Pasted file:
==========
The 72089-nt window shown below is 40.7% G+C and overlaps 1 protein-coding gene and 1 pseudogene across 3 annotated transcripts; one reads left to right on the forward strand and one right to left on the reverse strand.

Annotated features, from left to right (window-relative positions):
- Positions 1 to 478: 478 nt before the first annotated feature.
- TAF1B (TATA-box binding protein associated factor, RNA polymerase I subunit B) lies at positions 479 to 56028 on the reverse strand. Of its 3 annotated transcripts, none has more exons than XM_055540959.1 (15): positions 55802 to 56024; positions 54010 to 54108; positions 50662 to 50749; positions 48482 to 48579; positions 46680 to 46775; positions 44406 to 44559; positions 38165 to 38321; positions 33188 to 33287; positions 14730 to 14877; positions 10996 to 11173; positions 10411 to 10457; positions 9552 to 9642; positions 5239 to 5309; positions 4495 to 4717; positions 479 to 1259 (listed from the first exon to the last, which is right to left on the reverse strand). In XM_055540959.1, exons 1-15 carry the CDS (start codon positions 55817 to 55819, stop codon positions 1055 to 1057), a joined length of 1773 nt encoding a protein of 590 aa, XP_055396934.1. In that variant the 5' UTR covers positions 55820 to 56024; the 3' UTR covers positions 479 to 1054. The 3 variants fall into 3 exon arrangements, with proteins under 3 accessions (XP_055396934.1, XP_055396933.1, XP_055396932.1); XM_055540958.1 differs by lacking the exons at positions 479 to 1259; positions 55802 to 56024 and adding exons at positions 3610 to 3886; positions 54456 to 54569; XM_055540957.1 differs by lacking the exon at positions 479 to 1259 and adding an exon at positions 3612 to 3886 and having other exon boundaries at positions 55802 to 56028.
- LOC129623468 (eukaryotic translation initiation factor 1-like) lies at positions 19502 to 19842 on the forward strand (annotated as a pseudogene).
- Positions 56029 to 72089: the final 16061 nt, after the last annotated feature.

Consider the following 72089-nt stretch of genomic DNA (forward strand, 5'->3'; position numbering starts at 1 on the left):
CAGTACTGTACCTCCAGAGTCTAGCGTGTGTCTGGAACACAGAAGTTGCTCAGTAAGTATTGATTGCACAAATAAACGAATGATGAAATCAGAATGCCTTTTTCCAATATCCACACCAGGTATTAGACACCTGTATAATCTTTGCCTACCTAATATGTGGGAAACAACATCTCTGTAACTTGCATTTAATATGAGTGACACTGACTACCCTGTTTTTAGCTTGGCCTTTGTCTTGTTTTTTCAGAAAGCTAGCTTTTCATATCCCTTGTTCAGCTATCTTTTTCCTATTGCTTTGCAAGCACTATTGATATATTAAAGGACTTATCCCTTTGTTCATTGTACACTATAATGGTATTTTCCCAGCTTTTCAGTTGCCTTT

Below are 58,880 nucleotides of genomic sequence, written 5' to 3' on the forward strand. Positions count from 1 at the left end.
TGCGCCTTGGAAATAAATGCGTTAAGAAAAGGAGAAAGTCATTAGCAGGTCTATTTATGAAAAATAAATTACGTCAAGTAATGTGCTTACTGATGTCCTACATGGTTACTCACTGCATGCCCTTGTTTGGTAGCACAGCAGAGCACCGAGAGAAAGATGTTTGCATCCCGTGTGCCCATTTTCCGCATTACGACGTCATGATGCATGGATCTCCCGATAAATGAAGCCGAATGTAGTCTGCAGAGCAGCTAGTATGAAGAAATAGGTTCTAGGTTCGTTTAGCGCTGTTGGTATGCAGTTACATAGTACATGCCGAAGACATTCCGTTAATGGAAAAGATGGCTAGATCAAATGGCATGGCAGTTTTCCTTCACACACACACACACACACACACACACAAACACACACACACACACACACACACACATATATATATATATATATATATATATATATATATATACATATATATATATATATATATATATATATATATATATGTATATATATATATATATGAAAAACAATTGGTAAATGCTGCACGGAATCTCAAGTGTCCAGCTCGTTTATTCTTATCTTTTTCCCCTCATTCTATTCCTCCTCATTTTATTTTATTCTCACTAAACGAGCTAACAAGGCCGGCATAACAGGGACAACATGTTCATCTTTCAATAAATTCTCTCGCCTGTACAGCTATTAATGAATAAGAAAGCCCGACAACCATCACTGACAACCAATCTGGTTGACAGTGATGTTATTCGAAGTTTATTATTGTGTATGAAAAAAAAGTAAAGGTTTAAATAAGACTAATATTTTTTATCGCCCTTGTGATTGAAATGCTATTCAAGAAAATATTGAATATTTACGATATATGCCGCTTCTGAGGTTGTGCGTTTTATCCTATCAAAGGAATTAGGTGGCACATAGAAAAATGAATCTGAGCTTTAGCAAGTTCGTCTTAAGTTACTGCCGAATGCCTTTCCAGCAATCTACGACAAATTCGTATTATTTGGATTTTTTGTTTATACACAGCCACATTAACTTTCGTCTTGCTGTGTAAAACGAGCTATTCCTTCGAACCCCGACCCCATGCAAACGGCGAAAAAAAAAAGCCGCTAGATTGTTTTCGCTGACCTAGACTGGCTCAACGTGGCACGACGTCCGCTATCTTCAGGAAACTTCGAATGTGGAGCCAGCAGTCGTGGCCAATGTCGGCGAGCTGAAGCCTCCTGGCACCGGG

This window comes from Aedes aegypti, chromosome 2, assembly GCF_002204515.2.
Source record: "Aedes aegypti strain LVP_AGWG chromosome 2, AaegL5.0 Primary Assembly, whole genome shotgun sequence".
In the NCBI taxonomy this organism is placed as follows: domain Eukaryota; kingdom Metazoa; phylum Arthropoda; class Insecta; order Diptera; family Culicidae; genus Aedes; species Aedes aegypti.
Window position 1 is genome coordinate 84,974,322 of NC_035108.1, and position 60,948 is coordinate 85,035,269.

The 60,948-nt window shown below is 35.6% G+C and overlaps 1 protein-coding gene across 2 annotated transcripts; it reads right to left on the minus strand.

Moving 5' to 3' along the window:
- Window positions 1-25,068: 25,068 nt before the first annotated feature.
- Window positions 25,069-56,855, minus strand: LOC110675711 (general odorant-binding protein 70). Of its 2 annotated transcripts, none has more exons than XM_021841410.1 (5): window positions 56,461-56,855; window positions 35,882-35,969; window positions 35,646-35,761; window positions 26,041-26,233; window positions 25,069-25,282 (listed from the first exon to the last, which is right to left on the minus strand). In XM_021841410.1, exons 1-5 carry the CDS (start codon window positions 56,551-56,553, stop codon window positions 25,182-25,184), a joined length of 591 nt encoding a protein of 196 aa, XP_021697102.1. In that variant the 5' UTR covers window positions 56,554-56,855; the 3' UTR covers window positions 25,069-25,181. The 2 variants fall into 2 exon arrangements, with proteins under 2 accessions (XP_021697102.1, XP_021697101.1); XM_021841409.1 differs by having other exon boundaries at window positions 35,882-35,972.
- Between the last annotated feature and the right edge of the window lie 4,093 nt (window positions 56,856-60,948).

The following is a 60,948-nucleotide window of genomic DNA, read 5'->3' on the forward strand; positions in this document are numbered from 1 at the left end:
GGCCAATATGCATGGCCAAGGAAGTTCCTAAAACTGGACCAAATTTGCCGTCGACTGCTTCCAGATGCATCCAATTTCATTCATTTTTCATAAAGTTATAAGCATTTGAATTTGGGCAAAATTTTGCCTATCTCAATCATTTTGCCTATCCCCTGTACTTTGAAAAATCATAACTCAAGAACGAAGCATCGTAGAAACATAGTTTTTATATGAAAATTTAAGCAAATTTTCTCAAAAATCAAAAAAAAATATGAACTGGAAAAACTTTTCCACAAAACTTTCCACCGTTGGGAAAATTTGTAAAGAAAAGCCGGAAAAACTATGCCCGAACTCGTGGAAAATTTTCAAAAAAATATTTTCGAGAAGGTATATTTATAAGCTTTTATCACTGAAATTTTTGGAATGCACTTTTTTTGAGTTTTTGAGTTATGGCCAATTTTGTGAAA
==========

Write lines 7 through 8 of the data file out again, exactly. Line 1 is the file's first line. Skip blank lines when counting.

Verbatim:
Consider the following 72089-nt stretch of genomic DNA (forward strand, 5'->3'; position numbering starts at 1 on the left):
CAGTACTGTACCTCCAGAGTCTAGCGTGTGTCTGGAACACAGAAGTTGCTCAGTAAGTATTGATTGCACAAATAAACGAATGATGAAATCAGAATGCCTTTTTCCAATATCCACACCAGGTATTAGACACCTGTATAATCTTTGCCTACCTAATATGTGGGAAACAACATCTCTGTAACTTGCATTTAATATGAGTGACACTGACTACCCTGTTTTTAGCTTGGCCTTTGTCTTGTTTTTTCAGAAAGCTAGCTTTTCATATCCCTTGTTCAGCTATCTTTTTCCTATTGCTTTGCAAGCACTATTGATATATTAAAGGACTTATCCCTTTGTTCATTGTACACTATAATGGTATTTTCCCAGCTTTTCAGTTGCCTTT